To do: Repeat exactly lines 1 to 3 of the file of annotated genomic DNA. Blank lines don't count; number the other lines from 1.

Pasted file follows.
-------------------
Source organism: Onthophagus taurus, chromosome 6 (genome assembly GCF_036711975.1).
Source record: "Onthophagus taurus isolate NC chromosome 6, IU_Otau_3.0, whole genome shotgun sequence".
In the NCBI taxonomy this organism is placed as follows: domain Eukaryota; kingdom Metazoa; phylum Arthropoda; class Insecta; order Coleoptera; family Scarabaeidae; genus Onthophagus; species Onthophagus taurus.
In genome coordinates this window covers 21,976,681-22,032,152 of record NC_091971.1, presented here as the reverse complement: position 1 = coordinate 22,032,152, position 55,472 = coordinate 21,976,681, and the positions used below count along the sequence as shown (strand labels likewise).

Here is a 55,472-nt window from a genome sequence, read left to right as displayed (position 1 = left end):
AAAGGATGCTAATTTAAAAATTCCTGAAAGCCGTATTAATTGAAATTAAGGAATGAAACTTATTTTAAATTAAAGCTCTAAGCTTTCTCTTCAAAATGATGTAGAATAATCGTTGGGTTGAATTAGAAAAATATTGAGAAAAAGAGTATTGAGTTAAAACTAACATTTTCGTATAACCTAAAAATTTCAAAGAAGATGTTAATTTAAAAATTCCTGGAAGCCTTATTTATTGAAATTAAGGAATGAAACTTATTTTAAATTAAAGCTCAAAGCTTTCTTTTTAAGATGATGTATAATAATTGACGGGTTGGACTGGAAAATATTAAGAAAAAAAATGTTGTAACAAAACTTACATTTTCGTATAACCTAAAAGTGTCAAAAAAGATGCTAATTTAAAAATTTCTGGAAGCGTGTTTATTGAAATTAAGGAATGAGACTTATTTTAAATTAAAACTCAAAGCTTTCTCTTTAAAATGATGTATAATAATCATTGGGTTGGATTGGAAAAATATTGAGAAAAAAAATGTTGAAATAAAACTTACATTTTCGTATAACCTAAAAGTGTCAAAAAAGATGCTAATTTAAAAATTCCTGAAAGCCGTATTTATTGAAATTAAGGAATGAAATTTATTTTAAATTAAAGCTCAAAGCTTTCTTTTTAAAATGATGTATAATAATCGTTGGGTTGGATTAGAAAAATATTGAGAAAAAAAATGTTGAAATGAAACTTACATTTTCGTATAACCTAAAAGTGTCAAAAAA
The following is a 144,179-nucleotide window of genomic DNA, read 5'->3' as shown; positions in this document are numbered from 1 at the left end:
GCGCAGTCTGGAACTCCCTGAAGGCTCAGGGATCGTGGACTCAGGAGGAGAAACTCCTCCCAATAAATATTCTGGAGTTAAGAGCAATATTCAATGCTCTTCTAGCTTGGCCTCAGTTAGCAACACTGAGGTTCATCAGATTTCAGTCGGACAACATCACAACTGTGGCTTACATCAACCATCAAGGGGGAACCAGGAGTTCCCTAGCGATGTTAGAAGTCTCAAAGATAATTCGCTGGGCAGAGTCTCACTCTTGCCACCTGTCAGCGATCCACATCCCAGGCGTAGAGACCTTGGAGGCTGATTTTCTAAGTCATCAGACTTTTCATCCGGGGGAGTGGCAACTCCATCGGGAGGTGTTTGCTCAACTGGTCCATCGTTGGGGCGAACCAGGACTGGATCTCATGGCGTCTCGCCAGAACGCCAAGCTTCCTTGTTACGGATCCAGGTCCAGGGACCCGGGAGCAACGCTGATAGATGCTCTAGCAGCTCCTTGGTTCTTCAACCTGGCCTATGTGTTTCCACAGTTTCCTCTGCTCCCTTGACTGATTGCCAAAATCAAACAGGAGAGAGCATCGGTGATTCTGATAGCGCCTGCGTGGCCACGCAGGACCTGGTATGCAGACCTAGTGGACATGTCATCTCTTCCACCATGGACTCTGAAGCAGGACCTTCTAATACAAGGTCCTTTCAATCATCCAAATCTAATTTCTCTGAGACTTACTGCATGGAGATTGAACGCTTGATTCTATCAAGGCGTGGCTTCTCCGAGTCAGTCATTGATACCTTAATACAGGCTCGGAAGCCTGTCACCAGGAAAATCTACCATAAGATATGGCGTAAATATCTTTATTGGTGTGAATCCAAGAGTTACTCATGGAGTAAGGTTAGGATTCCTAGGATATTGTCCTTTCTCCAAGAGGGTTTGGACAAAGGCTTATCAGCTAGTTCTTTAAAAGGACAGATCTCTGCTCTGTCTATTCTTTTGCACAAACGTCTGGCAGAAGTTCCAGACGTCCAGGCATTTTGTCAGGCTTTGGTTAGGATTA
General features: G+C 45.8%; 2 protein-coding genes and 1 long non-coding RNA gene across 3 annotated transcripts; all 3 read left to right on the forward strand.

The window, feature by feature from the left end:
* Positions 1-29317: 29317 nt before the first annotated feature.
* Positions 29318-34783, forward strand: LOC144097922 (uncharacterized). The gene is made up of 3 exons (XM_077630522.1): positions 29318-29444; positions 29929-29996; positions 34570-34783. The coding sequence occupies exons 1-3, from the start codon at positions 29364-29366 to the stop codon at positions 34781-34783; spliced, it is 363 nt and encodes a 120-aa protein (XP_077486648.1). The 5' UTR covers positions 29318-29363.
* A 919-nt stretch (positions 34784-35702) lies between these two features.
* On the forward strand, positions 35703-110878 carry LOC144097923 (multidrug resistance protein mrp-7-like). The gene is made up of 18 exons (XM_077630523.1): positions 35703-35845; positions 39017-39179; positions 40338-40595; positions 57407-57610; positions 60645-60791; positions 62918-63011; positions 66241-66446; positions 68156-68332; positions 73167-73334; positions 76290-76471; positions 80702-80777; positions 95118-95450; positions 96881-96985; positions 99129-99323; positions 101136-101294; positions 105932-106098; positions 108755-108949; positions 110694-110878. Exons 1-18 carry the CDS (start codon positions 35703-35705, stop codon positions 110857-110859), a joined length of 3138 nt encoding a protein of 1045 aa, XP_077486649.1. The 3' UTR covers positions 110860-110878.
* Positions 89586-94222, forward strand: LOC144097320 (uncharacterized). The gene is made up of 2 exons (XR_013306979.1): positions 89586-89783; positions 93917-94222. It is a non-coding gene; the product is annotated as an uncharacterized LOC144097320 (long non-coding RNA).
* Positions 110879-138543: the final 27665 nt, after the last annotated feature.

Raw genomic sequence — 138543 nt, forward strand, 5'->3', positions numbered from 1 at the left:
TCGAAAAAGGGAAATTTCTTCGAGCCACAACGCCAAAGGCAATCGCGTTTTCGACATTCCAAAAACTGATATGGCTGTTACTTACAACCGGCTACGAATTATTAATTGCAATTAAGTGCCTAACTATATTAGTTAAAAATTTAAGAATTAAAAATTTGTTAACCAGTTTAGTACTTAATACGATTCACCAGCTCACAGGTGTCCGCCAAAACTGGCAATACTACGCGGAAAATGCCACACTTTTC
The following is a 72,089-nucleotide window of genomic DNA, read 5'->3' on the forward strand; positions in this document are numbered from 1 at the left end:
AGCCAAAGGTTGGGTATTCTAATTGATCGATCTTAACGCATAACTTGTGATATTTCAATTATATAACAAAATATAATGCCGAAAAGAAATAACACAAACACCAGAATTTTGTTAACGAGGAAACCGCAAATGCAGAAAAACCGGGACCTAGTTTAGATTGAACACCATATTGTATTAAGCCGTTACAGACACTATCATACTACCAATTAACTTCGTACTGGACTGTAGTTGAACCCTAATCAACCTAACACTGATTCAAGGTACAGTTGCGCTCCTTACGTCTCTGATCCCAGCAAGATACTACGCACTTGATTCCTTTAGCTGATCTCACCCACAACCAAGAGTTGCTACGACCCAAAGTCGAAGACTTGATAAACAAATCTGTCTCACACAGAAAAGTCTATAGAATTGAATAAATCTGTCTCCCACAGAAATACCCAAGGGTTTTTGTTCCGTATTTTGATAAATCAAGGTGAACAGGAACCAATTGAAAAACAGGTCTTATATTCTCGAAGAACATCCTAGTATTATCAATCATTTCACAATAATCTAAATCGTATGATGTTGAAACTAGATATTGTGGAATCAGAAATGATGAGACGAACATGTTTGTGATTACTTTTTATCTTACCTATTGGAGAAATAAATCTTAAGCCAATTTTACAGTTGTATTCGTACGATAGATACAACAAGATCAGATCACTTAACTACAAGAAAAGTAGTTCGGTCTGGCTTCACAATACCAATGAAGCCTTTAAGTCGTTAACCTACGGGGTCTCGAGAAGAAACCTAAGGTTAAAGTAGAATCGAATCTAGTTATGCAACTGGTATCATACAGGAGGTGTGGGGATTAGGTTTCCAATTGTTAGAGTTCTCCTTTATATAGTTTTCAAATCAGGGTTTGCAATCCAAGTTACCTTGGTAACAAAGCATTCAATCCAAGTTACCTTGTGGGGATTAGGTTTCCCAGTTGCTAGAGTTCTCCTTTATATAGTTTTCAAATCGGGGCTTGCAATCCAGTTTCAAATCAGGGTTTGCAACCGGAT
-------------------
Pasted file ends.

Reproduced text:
Source organism: Onthophagus taurus, chromosome 6 (genome assembly GCF_036711975.1).
Source record: "Onthophagus taurus isolate NC chromosome 6, IU_Otau_3.0, whole genome shotgun sequence".
In the NCBI taxonomy this organism is placed as follows: domain Eukaryota; kingdom Metazoa; phylum Arthropoda; class Insecta; order Coleoptera; family Scarabaeidae; genus Onthophagus; species Onthophagus taurus.